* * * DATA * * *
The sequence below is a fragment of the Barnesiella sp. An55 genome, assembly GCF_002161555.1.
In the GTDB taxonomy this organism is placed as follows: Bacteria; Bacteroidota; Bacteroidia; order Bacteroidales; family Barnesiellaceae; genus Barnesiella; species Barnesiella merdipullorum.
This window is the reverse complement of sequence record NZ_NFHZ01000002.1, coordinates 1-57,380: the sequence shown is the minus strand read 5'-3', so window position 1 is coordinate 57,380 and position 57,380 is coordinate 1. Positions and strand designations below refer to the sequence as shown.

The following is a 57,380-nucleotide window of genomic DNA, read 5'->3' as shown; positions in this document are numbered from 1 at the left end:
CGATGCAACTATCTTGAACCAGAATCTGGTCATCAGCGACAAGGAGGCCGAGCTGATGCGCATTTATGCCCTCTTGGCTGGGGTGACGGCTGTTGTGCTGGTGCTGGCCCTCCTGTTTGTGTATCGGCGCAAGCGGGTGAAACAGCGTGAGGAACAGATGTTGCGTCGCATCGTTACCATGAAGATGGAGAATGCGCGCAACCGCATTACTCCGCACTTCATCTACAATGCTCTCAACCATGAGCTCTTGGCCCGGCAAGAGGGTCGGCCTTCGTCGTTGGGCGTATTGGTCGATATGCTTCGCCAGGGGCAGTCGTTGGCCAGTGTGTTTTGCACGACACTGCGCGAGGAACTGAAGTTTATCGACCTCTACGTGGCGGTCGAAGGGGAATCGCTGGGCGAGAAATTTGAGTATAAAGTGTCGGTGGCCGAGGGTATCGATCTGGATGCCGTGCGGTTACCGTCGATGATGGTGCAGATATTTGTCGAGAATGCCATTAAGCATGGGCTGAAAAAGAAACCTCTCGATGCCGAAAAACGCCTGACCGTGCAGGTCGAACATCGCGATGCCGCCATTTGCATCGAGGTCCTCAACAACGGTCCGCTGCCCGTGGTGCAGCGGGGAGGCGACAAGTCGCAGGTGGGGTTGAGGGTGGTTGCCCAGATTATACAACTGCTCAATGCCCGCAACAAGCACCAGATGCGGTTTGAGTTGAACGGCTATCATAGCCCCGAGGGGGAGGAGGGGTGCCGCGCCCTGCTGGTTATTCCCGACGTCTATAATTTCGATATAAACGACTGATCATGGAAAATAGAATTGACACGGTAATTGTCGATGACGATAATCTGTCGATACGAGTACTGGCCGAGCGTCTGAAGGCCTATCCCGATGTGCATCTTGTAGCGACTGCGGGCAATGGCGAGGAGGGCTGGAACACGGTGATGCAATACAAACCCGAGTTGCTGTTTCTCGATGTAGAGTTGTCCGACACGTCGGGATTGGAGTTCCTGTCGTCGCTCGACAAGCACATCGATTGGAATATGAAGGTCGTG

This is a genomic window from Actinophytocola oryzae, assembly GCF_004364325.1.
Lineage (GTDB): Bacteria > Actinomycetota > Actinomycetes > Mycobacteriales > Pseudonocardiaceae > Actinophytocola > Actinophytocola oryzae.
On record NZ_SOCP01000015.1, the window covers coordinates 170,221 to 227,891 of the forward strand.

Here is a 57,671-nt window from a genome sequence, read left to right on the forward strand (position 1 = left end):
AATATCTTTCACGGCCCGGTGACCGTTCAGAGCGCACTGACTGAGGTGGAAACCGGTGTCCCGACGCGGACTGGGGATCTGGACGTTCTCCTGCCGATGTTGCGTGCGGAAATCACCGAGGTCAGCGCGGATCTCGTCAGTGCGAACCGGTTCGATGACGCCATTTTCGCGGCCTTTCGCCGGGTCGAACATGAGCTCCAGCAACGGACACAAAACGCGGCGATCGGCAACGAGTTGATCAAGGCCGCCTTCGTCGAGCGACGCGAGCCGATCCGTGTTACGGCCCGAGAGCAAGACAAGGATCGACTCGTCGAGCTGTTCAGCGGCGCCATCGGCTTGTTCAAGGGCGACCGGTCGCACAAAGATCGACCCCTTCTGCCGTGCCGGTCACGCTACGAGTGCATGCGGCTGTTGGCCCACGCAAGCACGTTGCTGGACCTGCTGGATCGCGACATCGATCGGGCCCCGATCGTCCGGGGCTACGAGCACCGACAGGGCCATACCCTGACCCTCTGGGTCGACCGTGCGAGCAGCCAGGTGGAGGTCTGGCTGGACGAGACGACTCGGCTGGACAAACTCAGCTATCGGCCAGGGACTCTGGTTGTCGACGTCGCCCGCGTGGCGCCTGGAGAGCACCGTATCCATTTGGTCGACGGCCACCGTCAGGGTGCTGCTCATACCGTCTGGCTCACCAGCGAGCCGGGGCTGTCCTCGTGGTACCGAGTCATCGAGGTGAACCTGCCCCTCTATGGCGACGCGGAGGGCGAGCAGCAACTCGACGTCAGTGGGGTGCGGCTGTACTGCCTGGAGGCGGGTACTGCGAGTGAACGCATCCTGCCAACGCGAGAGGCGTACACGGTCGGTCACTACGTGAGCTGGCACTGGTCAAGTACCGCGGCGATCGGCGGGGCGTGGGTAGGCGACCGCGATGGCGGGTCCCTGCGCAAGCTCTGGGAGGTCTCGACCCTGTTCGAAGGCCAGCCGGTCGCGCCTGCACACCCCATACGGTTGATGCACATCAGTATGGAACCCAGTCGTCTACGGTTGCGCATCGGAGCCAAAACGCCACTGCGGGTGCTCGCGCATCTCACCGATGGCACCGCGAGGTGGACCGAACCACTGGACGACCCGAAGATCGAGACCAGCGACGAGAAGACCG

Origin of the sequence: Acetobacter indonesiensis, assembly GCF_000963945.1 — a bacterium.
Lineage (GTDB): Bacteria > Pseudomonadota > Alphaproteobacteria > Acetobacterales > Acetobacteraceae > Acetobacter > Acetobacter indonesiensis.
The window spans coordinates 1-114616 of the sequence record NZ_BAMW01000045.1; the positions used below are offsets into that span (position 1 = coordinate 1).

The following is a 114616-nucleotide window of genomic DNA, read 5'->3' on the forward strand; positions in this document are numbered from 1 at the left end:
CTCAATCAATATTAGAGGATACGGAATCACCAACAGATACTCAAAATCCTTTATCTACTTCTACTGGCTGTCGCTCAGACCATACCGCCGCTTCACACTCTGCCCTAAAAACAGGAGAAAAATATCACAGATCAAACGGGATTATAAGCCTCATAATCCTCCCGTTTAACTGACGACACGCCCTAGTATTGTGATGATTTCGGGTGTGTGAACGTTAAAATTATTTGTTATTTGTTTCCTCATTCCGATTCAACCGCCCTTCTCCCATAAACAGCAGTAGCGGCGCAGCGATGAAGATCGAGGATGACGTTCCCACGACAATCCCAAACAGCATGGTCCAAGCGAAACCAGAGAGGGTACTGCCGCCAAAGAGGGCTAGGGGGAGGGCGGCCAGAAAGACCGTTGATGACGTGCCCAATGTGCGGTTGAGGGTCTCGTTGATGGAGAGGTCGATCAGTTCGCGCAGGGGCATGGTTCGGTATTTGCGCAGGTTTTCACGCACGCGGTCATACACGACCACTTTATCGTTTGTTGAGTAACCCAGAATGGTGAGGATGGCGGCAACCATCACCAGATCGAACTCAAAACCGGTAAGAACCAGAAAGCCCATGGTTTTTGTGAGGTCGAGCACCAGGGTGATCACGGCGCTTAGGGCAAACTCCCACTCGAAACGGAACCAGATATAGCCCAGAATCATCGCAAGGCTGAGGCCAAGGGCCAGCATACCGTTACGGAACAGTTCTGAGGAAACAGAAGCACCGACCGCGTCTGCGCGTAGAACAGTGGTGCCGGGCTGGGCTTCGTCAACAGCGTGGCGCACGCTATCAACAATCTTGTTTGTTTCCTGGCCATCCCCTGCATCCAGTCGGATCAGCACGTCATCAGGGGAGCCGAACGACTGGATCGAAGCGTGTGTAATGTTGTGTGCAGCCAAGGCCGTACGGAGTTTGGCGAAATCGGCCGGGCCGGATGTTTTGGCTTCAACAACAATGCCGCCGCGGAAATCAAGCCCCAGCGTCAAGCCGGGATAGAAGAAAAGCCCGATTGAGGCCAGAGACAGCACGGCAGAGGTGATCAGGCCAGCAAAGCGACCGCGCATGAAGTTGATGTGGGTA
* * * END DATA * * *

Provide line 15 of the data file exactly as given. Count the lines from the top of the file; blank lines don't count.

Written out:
CTCAATCAATATTAGAGGATACGGAATCACCAACAGATACTCAAAATCCTTTATCTACTTCTACTGGCTGTCGCTCAGACCATACCGCCGCTTCACACTCTGCCCTAAAAACAGGAGAAAAATATCACAGATCAAACGGGATTATAAGCCTCATAATCCTCCCGTTTAACTGACGACACGCCCTAGTATTGTGATGATTTCGGGTGTGTGAACGTTAAAATTATTTGTTATTTGTTTCCTCATTCCGATTCAACCGCCCTTCTCCCATAAACAGCAGTAGCGGCGCAGCGATGAAGATCGAGGATGACGTTCCCACGACAATCCCAAACAGCATGGTCCAAGCGAAACCAGAGAGGGTACTGCCGCCAAAGAGGGCTAGGGGGAGGGCGGCCAGAAAGACCGTTGATGACGTGCCCAATGTGCGGTTGAGGGTCTCGTTGATGGAGAGGTCGATCAGTTCGCGCAGGGGCATGGTTCGGTATTTGCGCAGGTTTTCACGCACGCGGTCATACACGACCACTTTATCGTTTGTTGAGTAACCCAGAATGGTGAGGATGGCGGCAACCATCACCAGATCGAACTCAAAACCGGTAAGAACCAGAAAGCCCATGGTTTTTGTGAGGTCGAGCACCAGGGTGATCACGGCGCTTAGGGCAAACTCCCACTCGAAACGGAACCAGATATAGCCCAGAATCATCGCAAGGCTGAGGCCAAGGGCCAGCATACCGTTACGGAACAGTTCTGAGGAAACAGAAGCACCGACCGCGTCTGCGCGTAGAACAGTGGTGCCGGGCTGGGCTTCGTCAACAGCGTGGCGCACGCTATCAACAATCTTGTTTGTTTCCTGGCCATCCCCTGCATCCAGTCGGATCAGCACGTCATCAGGGGAGCCGAACGACTGGATCGAAGCGTGTGTAATGTTGTGTGCAGCCAAGGCCGTACGGAGTTTGGCGAAATCGGCCGGGCCGGATGTTTTGGCTTCAACAACAATGCCGCCGCGGAAATCAAGCCCCAGCGTCAAGCCGGGATAGAAGAAAAGCCCGATTGAGGCCAGAGACAGCACGGCAGAGGTGATCAGGCCAGCAAAGCGACCGCGCATGAAGTTGATGTGGGTA